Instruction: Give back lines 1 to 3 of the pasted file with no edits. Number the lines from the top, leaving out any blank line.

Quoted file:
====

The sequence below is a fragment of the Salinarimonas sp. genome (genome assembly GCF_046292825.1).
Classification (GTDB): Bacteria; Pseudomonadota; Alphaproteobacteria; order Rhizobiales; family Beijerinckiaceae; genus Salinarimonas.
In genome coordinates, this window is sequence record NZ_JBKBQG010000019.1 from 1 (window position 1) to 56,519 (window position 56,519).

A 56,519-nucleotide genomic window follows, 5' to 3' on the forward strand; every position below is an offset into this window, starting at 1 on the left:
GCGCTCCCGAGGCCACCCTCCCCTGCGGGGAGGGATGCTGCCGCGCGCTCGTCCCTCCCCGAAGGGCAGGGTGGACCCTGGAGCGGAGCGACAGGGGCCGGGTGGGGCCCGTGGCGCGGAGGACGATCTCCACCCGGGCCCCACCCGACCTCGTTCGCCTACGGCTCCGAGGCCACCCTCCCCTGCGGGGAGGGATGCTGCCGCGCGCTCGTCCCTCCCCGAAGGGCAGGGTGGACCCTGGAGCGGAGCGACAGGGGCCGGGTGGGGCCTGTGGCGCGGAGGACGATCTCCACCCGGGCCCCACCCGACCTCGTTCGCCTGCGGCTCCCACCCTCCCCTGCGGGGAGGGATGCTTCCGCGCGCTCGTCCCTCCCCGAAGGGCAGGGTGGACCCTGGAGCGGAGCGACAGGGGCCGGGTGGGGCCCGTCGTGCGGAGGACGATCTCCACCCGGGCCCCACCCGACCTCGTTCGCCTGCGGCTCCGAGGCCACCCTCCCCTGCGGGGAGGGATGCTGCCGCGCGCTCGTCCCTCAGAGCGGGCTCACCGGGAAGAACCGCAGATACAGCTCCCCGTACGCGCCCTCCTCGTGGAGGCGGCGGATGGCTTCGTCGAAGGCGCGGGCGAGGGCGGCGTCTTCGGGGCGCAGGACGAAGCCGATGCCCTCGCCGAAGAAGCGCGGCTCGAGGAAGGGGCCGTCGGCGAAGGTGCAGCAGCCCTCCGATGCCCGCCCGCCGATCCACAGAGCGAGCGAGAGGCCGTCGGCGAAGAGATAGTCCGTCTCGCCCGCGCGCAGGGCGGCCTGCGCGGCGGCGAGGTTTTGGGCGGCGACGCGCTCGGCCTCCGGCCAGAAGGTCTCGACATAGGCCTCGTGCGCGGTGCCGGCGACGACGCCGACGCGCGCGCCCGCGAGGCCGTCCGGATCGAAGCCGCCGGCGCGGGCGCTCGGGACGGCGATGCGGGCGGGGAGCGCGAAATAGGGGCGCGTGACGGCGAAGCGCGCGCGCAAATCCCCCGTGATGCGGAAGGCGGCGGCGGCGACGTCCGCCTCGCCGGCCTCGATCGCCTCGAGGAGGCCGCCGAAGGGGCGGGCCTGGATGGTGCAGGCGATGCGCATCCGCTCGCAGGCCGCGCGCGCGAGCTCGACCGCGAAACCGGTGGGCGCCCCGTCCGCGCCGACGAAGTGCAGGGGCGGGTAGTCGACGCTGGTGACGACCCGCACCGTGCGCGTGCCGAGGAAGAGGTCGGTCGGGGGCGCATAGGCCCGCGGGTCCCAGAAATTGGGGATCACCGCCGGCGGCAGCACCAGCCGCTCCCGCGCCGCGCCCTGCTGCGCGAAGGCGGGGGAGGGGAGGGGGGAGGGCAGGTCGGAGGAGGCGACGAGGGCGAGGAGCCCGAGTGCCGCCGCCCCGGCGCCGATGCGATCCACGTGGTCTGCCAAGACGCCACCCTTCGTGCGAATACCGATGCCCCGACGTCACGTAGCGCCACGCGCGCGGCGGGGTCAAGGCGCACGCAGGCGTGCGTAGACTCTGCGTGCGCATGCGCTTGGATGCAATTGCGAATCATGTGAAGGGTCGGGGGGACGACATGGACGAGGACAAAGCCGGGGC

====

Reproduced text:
The sequence below is a fragment of the Salinarimonas sp. genome (genome assembly GCF_046292825.1).
Classification (GTDB): Bacteria; Pseudomonadota; Alphaproteobacteria; order Rhizobiales; family Beijerinckiaceae; genus Salinarimonas.
In genome coordinates, this window is sequence record NZ_JBKBQG010000019.1 from 1 (window position 1) to 56,519 (window position 56,519).